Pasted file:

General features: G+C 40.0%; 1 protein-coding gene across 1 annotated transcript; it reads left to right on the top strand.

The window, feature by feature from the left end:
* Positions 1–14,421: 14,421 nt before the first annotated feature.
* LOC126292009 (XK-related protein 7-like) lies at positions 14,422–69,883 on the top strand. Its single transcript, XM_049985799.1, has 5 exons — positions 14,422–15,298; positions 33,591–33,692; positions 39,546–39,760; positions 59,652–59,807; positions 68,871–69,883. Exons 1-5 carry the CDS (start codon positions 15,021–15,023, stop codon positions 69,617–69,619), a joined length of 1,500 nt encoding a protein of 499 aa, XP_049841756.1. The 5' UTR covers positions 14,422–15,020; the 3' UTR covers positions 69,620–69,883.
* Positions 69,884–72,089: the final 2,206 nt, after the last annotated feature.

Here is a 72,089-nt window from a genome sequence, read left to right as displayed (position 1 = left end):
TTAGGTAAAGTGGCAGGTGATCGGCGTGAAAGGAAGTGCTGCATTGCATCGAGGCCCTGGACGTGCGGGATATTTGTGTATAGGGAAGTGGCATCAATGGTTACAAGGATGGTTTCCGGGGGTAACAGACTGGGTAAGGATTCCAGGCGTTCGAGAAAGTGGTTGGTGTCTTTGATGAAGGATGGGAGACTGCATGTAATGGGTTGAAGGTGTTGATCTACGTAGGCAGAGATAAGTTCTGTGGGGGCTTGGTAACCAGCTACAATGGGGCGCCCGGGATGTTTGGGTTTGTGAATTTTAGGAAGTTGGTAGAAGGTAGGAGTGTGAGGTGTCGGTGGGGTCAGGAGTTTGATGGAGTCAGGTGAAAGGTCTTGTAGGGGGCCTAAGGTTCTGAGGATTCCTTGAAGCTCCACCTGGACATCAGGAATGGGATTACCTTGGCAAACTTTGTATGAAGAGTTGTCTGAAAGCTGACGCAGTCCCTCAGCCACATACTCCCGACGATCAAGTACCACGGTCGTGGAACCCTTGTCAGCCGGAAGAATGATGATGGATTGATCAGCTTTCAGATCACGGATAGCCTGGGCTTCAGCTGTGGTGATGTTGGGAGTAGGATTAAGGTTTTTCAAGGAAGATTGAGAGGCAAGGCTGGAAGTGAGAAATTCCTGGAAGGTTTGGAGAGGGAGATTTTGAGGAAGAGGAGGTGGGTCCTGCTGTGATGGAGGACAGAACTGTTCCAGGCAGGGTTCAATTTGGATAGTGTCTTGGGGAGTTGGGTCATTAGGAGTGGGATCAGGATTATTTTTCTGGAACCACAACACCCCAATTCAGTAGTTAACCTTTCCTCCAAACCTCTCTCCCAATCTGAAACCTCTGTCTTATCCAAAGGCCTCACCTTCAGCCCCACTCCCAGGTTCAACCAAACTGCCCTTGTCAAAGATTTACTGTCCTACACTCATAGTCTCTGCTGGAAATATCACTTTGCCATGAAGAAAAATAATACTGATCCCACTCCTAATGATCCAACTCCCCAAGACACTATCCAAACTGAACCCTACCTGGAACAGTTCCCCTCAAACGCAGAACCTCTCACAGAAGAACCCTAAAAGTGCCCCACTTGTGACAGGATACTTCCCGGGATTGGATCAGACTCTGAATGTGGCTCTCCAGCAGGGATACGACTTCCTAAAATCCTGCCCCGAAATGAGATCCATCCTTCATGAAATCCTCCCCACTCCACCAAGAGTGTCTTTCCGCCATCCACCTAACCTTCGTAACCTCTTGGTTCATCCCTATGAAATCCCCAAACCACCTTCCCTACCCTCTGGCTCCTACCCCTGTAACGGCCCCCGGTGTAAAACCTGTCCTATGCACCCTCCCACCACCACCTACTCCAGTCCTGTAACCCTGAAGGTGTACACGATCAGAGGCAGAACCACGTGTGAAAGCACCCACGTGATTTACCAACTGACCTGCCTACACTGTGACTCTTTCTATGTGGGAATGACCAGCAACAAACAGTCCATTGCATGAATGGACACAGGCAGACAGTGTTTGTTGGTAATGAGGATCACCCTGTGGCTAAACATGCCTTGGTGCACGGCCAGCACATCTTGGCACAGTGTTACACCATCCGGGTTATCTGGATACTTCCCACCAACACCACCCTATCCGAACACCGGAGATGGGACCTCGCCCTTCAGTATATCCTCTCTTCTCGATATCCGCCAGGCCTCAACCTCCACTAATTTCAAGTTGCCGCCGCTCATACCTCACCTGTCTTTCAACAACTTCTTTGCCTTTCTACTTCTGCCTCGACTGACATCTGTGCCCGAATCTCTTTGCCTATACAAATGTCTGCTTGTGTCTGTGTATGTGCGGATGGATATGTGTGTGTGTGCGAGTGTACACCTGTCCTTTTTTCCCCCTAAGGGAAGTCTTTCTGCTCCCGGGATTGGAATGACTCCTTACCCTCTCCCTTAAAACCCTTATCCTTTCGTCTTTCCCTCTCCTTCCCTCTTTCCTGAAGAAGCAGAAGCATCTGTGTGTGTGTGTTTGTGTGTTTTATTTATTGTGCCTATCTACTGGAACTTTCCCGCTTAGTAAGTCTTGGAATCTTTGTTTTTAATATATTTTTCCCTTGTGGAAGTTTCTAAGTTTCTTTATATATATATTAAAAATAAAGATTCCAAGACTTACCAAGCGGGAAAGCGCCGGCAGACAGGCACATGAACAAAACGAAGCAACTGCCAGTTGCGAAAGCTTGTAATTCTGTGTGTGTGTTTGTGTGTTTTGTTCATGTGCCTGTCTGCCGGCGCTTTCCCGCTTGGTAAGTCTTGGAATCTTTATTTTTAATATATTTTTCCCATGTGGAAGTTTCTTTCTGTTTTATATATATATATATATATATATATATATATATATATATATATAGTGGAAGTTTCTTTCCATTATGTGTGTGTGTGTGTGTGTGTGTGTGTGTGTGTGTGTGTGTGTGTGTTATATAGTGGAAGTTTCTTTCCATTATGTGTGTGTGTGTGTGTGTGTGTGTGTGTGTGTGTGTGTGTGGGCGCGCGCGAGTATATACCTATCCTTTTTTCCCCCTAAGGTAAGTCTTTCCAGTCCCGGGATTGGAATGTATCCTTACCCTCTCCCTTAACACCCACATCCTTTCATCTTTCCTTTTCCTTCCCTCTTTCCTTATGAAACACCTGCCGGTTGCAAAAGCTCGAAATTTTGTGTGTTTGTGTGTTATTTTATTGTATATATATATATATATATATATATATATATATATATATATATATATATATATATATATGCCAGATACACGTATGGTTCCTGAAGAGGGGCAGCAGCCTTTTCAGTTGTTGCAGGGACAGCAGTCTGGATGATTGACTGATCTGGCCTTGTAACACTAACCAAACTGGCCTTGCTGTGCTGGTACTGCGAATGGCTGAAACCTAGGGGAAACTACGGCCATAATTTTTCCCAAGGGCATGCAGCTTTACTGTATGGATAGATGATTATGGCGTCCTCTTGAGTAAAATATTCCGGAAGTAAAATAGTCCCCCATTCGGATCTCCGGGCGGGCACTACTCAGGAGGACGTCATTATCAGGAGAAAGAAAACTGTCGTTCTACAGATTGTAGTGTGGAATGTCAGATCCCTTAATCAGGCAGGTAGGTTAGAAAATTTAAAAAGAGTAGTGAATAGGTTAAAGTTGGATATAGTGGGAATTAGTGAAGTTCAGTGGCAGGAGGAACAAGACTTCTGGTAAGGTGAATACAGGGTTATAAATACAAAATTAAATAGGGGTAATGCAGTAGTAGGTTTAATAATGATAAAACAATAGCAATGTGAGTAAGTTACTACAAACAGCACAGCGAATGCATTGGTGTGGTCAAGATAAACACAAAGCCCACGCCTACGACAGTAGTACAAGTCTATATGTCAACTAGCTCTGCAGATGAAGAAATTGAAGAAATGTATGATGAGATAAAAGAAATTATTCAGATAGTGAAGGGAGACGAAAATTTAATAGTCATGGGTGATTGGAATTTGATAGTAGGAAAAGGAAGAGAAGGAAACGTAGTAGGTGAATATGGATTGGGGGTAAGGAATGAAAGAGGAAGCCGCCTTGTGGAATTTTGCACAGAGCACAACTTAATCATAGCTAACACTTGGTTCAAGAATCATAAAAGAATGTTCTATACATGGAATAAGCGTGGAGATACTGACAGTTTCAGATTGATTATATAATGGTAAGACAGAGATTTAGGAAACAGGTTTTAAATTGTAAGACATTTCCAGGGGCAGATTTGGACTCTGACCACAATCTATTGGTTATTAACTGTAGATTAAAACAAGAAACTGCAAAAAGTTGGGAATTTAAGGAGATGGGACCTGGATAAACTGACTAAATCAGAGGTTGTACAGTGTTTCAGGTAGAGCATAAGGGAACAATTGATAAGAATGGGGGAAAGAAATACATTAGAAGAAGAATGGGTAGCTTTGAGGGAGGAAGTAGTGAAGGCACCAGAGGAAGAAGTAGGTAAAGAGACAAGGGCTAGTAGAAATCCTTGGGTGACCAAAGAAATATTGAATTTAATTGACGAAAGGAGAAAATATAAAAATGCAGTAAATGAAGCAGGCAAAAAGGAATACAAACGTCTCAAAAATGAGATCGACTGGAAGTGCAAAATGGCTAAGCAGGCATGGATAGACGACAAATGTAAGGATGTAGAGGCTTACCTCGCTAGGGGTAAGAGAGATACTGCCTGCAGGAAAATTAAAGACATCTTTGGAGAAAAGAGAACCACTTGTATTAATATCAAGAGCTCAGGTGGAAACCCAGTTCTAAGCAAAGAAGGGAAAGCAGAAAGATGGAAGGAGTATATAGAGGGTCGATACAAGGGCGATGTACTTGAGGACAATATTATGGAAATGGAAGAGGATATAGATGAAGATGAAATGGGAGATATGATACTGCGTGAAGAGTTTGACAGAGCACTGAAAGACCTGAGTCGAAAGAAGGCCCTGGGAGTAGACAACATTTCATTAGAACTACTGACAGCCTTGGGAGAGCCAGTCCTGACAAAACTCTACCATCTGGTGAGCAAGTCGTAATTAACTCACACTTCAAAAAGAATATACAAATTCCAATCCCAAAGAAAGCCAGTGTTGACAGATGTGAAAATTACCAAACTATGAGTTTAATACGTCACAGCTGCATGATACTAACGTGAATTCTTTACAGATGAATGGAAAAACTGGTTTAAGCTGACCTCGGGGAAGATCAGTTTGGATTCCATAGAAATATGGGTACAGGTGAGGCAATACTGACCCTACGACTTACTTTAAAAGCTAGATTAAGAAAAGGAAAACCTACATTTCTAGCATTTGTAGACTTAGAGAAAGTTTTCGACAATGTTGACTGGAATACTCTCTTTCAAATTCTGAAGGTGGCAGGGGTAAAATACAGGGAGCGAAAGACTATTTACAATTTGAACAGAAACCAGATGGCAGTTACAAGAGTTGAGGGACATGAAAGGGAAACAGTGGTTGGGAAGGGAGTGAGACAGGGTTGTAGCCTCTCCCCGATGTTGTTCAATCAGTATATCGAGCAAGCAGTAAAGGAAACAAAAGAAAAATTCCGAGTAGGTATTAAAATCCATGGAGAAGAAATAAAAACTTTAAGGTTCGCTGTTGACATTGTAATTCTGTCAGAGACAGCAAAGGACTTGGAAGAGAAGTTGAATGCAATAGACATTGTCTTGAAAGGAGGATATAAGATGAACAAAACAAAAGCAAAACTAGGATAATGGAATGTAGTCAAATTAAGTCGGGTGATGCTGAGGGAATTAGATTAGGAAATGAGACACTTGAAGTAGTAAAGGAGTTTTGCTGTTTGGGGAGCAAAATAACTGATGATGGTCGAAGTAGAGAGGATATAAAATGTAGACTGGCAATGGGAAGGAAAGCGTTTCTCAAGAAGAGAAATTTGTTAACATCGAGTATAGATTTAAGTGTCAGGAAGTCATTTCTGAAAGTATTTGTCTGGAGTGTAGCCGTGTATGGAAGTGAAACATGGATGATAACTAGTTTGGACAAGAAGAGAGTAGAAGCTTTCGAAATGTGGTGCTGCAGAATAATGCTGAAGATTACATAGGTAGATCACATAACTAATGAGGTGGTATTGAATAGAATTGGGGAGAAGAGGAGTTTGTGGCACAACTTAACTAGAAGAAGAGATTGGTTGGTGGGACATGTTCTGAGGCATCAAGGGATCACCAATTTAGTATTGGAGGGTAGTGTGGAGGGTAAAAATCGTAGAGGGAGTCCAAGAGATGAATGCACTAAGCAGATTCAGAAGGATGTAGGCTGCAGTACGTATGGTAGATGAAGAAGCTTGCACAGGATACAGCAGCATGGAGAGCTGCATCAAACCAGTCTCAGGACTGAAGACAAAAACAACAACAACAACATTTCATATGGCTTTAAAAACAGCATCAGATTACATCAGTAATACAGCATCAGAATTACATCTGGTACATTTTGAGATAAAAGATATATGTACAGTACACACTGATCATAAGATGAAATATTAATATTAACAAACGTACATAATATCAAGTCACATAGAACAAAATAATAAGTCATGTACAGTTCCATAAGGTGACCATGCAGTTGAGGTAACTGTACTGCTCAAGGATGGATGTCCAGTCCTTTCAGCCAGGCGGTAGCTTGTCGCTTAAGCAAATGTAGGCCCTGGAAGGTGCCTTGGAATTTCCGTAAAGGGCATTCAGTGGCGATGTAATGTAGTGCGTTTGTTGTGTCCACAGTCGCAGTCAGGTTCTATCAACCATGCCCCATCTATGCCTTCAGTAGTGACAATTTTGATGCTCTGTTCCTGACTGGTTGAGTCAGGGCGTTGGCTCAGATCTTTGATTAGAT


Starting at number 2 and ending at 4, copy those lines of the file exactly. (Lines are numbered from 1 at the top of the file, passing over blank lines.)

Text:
The window, feature by feature from the left end:
* Positions 1–14,421: 14,421 nt before the first annotated feature.
* LOC126292009 (XK-related protein 7-like) lies at positions 14,422–69,883 on the top strand. Its single transcript, XM_049985799.1, has 5 exons — positions 14,422–15,298; positions 33,591–33,692; positions 39,546–39,760; positions 59,652–59,807; positions 68,871–69,883. Exons 1-5 carry the CDS (start codon positions 15,021–15,023, stop codon positions 69,617–69,619), a joined length of 1,500 nt encoding a protein of 499 aa, XP_049841756.1. The 5' UTR covers positions 14,422–15,020; the 3' UTR covers positions 69,620–69,883.